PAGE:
Appellant filed a complaint against appellee, alleging that the trees had been planted fifty or sixty years earlier by appellant's grandmother and were of great sentimental value to the family. Appellant alleged that appellee had no authority to remove the trees and that appellant had been deprived of the enjoyment of the trees, the value of the lumber, and the historical significance of the trees. He alleged causes of action for conversion, trespass, and conspiracy.

Appellee filed an answer denying the allegations. Appellee also filed a motion for summary judgment, alleging that the undisputed facts established that appellee had a valid, prescriptive utility easement that permitted it to remove the trees and that appellant was barred by the seven-year statute of limitations from seeking relief. It attached an affidavit of Robert Rupe, appellee's right-of-way supervisor, who stated that appellee's line running across appellant's property had been there for over thirty years, that the line provided power to approximately thirty-five accounts, and that appellee's employees had top-trimmed the oak tree and the persimmon tree numerous times before cutting them down, but the trees repeatedly grew back and interfered with the line each time. He stated that the trees had become more difficult to trim because earlier trimmings had caused large knots to form in the wood and the branches to grow more densely than before. He said that the trees had been identified as problem trees directly in the right-of-way. Appellee also attached appellant's deposition, Ray Smith's deposition, pertinent national safety rules, U.S. Department of Agriculture right-of-way-clearing specifications, and photos of the distribution line on appellant's property. Appellant responded but attached no documents or evidence to his response. His brief included attached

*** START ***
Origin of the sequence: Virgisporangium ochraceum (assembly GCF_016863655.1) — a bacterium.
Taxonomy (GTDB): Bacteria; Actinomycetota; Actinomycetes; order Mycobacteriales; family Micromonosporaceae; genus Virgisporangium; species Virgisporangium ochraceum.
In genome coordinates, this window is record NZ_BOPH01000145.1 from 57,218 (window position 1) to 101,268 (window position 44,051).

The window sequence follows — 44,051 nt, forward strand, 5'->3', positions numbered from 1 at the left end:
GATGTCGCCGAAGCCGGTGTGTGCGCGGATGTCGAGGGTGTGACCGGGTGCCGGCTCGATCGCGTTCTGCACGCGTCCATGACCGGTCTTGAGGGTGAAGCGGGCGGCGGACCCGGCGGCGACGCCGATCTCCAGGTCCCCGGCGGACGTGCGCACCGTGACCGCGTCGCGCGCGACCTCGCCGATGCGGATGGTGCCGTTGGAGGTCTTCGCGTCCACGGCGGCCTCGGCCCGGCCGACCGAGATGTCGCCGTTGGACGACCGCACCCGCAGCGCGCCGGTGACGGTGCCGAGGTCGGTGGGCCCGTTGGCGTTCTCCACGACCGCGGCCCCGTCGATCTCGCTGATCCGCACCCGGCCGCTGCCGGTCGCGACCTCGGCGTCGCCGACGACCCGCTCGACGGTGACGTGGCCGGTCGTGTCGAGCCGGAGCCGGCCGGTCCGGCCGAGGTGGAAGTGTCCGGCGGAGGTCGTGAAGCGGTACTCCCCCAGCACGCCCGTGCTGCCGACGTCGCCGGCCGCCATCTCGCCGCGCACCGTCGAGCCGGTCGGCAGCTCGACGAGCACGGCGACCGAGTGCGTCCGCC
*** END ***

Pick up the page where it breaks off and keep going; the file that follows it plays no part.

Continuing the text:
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excerpts from his deposition and Ray Smith's deposition.